It is recommended that Parliament consider reviewing the rules governing loans to impose additional controls on loans, make these transactions more transparent and the rules more consistent from one type of political entity to another. More particularly, consideration should be given to:

Transfer of Debts

The Committee also requested that this report address matters related to the ability of a candidate to transfer his or her campaign debts. The discussion that follows is limited to candidates and does not extend to leadership contestants, although some aspects may be similar.

During or at the end of a campaign, a candidate may find himself or herself with insufficient funds to pay outstanding debts. To pay such outstanding debts, a candidate's campaign has two choices.

It can continue its fundraising efforts to raise the necessary funds.Footnote 34 However, where this fundraising is done after polling day, in addition to the difficulties involved in after-event fundraising, the contributions to the candidate do not appear to be tax receiptable pursuant to the current Canada Revenue Agency income tax interpretation.Footnote 35

The registered party or a registered electoral district association of a candidate can also either transfer the necessary funds to the candidate's campaign to pay the debtFootnote 36 or assume the liability for the payment of that debt. This latter arrangement will constitute the provision of a service to the candidate and also be reported as a transfer.Footnote 37 All candidates, including those who do not have a registered party or registered association can adopt a similar process if the debt is within the contribution cap of an individual or entity eligible to make contributions and is prepared to assume the responsibility for the debt. In that case, the transfer of liability would be treated as a non-monetary contribution by the individual or entity assuming the debt.

All payment of debts, fundraising for such purposes, and transfers must be reported by the candidate's campaign. This may require an update to the return where the payment, fundraising or transfer takes place after the filing of the campaign's electoral campaign return under section 451.Footnote 38

Recommendation

No additional changes to the Act are required at this time to address the issue of the transfer of debts by candidates to their EDA or the party.


Footnote 29 See paragraph 403.35(2)(i) and (i.1) for EDAs, 424(2)(j) for registered parties, 435.3(2)(d.1) for leadership contestants, 451(2)(e) for candidates and 478.23(2)(c) for nomination contestants.

Footnote 30 See section 445 for candidates, 478.17 for nomination contestants and 435.24 for leadership contestants.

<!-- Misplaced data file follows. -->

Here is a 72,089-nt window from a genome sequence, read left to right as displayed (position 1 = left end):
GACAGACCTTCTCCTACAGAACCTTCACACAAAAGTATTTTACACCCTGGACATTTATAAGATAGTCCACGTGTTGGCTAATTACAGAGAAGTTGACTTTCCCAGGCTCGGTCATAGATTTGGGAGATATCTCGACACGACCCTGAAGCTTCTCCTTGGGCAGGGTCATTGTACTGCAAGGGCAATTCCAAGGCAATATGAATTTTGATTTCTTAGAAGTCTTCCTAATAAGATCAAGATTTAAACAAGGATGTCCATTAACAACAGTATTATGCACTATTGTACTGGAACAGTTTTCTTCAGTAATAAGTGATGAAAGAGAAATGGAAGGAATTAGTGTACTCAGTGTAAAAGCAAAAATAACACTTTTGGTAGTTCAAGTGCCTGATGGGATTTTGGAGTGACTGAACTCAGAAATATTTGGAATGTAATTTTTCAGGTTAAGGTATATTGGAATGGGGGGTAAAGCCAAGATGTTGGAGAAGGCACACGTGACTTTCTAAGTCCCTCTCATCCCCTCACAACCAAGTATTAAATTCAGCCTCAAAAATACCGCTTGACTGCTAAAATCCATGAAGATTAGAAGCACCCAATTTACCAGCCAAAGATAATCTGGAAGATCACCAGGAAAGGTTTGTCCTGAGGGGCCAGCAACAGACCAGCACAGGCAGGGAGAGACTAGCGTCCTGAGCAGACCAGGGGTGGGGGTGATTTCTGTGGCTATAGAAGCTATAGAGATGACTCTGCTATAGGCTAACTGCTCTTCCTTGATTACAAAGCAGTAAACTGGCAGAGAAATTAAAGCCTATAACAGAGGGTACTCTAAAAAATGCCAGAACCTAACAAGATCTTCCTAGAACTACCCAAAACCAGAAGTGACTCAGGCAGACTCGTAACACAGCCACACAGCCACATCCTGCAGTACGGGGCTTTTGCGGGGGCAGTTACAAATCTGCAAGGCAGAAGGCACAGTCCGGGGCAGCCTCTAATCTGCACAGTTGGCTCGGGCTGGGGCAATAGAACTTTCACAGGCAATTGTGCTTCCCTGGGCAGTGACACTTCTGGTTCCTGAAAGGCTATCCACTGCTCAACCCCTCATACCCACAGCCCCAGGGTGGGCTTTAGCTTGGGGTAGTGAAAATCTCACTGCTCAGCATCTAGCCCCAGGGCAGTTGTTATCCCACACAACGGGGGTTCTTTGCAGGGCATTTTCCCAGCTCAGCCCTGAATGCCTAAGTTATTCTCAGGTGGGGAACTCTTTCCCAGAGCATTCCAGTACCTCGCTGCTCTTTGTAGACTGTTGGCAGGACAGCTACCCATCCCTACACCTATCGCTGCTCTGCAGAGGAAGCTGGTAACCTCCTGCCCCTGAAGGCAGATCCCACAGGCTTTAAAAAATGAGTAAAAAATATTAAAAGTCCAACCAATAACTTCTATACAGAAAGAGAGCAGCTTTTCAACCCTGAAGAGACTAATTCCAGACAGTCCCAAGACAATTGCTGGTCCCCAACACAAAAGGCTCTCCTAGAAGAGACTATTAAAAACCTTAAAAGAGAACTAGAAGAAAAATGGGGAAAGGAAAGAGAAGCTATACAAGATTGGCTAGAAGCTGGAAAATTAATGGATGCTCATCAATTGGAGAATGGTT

Footnote 31 See subsection 445(2) for candidates, 435.24(2) for leadership contestants and 478.17(2) for nomination contestants.

Footnote 32 See section 418 for registered parties and 403.3 for EDAs.

Footnote 33 See paragraph 423.1(2) for parties, 403.34(2) for EDAs, 450(2) for candidates, 478.22(2) for nomination contestants and 435.29(2) for leadership contestants.

Footnote 34 Contributors wishing to donate to these campaigns must still adhere to their contribution caps. In the case of candidates who are not associated with a registered party, for whom the contribution caps run on a "per event" basis, it will be prudent to get an express statement from "after-polling day" contributors that such contributions are for the past election. This is to avoid confusion respecting to which event a contribution is intended.

Footnote 35 See CRA's Information Circular IC-75-2R7 (para. 8).

Footnote 36 The prohibition on the after-polling day transfer of funds in section 476 does not apply to transfers to pay claims related to the candidate's electoral campaign.

  1. No registered agent of a registered party, financial agent of a registered association or financial agent of a nomination contestant shall transfer funds to a candidate after polling day except to pay claims related to the candidate's electoral campaign.

Footnote 37 The choice of arrangement will depend on the circumstances. Where the campaign bank account is closed, the assumption of the debt by the registered party or registered association will not involve a transfer of funds and will not require the re-opening of the bank account. If funds are transferred to the candidate, those funds must be received in the campaign account and the expense paid by the candidate's official agent. Also, payment of an unpaid claim by a campaign later than four months after election day requires the consent of the Chief Electoral Officer under section 458.

Contributions made to a registered party or to a registered electoral district association are tax receiptable.

Footnote 38 See section 455 (updating financial reporting documents respecting unpaid claims) and section 458 (application to correct a return).